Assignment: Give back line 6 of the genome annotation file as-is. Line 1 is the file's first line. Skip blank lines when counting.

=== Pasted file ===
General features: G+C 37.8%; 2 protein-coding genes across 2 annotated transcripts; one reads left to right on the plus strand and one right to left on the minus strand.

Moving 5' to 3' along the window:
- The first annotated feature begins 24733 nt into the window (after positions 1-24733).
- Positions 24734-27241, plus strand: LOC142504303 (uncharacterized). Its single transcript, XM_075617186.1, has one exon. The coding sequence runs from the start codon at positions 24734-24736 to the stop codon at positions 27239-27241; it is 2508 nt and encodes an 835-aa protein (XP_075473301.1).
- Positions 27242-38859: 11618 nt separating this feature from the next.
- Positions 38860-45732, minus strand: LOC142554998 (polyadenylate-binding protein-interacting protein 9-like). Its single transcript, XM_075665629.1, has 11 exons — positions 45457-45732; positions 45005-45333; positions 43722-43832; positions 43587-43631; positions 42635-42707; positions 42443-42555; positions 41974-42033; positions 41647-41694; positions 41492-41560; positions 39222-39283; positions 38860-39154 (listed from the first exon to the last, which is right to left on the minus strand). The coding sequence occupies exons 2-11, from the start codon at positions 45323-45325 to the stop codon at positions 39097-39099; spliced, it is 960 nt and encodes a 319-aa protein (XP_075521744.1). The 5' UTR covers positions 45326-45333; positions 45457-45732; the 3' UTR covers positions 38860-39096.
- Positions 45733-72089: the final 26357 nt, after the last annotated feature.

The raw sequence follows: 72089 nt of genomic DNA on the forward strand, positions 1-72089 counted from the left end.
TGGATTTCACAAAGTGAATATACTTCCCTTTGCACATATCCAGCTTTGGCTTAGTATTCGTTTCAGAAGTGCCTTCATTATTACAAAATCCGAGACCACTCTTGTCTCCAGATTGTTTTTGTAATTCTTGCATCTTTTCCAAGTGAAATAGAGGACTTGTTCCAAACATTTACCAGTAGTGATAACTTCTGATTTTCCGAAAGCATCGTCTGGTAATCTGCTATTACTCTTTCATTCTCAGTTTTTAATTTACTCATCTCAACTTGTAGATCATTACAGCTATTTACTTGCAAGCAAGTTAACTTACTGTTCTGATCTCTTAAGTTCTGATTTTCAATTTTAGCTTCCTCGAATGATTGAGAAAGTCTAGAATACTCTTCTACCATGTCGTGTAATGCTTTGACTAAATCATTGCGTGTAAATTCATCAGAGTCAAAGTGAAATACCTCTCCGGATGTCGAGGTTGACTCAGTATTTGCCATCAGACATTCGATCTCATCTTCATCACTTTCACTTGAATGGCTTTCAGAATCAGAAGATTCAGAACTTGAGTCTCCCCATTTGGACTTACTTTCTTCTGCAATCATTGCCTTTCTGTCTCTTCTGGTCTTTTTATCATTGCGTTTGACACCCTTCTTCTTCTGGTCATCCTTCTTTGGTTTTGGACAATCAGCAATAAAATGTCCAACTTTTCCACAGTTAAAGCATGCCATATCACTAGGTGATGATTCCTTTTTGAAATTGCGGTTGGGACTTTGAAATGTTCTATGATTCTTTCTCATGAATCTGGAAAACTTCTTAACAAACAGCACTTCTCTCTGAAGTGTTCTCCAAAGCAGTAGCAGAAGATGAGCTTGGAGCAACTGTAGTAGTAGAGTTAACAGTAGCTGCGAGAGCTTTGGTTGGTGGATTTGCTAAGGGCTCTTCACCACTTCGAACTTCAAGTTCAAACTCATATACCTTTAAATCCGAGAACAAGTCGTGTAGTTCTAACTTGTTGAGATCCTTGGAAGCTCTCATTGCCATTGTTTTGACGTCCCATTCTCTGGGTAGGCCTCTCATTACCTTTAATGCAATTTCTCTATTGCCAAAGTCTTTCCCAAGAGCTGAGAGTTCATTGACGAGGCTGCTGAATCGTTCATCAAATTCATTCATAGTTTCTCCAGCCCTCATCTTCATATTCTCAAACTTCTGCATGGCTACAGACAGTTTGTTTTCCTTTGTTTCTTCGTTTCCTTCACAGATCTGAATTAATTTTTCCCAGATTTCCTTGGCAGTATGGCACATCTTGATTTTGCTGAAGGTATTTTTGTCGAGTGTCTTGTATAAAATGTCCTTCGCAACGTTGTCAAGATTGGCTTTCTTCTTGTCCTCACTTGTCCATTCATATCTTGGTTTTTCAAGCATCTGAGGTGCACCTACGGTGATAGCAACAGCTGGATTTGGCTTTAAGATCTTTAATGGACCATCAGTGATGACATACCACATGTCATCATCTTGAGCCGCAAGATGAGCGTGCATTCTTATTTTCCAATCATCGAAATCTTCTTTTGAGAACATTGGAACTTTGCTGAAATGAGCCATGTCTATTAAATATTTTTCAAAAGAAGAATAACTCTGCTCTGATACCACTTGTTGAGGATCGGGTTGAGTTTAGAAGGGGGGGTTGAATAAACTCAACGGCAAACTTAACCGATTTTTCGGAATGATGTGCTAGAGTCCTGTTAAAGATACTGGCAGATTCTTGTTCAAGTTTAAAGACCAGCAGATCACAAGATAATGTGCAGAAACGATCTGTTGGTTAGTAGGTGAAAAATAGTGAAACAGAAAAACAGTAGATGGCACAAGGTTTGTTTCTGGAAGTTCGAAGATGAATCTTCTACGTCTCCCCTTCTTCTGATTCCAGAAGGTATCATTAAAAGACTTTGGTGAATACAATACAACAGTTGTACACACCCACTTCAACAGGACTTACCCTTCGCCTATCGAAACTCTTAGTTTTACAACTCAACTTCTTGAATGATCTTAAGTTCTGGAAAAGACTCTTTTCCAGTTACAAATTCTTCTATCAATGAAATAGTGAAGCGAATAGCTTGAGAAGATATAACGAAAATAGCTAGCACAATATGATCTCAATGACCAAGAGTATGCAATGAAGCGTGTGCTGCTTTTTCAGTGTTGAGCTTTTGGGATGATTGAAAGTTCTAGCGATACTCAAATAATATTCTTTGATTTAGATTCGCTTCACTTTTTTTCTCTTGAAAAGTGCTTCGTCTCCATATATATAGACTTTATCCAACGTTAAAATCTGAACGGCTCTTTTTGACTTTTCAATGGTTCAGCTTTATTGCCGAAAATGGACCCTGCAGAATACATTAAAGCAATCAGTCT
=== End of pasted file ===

- Positions 38860-45732, minus strand: LOC142554998 (polyadenylate-binding protein-interacting protein 9-like). Its single transcript, XM_075665629.1, has 11 exons — positions 45457-45732; positions 45005-45333; positions 43722-43832; positions 43587-43631; positions 42635-42707; positions 42443-42555; positions 41974-42033; positions 41647-41694; positions 41492-41560; positions 39222-39283; positions 38860-39154 (listed from the first exon to the last, which is right to left on the minus strand). The coding sequence occupies exons 2-11, from the start codon at positions 45323-45325 to the stop codon at positions 39097-39099; spliced, it is 960 nt and encodes a 319-aa protein (XP_075521744.1). The 5' UTR covers positions 45326-45333; positions 45457-45732; the 3' UTR covers positions 38860-39096.